Property transactions are down 15.1% across the UK, according to the latest official figures, led by declines in London, the east and the south-east of England.
New Land Registry figures for sales volumes date back to July – but, while lagging, are also startling.
They show UK transactions fell 17.2% annually in England, 12.4% in Northern Ireland, 10.6% in Wales and 1.9% in Scotland.
All English regions saw a drop in volumes, led by a 19.1% fall in the south-east, 18.8% in the east and 18.5% in London.
The figures form part of the Land Registry’s latest House Price Index, which show that average house prices had grown by 3.5% annually in September to £232,554, a faster yearly rate than the 3% recorded for August.
However, much of the house price growth may have been led by new-builds if the Land Registry’s most recent data for this part of the market in July is anything to go by.
Its numbers show new-build prices were up by 6.8% annually in the year to July 2018, while secondhand homes were up 2.9% over the same period.
The Land Registry’s house price figures for secondhand homes in September showed average prices grew fastest in the west midlands region, increasing by 6.1% annually, closely followed by the east midlands which increased by 6% over the year.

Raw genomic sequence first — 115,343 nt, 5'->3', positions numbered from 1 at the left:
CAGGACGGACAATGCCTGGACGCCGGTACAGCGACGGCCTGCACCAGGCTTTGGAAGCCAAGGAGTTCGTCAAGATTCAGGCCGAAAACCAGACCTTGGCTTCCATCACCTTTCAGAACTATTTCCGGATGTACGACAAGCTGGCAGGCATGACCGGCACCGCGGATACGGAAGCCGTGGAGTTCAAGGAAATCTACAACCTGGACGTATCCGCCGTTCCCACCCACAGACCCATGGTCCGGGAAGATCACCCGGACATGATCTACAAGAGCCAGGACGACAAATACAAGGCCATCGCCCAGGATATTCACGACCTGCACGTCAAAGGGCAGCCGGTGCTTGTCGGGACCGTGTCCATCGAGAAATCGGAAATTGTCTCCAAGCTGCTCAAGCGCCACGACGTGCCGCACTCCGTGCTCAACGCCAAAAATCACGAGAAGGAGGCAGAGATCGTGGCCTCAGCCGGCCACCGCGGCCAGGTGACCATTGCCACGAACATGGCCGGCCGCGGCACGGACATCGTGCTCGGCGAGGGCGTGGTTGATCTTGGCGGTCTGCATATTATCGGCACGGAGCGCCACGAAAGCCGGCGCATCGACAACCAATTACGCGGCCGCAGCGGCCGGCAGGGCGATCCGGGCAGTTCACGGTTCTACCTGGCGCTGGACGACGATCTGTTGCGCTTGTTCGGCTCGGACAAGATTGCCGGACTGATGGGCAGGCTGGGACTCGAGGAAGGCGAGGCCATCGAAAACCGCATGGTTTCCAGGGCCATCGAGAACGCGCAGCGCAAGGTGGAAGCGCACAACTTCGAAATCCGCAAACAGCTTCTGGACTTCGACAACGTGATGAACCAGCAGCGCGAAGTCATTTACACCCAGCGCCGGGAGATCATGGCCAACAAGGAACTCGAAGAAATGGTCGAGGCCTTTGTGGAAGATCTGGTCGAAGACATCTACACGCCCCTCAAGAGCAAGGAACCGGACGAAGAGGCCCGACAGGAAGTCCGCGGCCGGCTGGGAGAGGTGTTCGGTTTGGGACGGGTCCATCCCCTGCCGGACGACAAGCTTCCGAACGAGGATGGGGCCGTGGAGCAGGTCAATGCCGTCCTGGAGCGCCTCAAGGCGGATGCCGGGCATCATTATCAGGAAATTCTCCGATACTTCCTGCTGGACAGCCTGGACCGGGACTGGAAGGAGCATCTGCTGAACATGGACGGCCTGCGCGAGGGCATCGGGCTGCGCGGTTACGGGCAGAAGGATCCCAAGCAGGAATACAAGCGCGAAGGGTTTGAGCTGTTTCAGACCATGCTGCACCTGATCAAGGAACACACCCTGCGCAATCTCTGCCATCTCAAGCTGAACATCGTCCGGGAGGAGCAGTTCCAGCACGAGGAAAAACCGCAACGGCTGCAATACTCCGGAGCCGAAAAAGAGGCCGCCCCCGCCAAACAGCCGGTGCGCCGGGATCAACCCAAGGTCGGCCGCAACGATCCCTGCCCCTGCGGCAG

In contrast, prices in London fell by 0.3% in the year to September.
Commenting on the figures, Jonathan Hopper, managing director of Garrington Property Finders, said there was still “pent-up demand from buyers and sellers awaiting the outcome of Brexit negotiations”.
He said: “Beneath the millpond-like surface of the property market, there is a small but ruthlessly active hidden market.
“We’re seeing growing numbers of cash buyers emerging to snap up homes at large discounts. And if they’re the predators, their prey are the sellers who are being compelled to sell by circumstance.
“While the ‘three d’s’ that typically force reluctant sales – debt, death and divorce – are perennial problems, the sellers currently taking the biggest hits are the unfortunates who either bought when the market was peaking or in areas where price growth wasn’t backed by solid fundamentals like good schools or transport links.
“But while opportunistic buyers are having a field day with sellers who have to sell now, there’s a far bigger contingent of ‘survivor’ sellers. These are pragmatists who are unfazed by what for now remains a loss on paper, and who are able to wait until prices pick up before putting their home on the market.”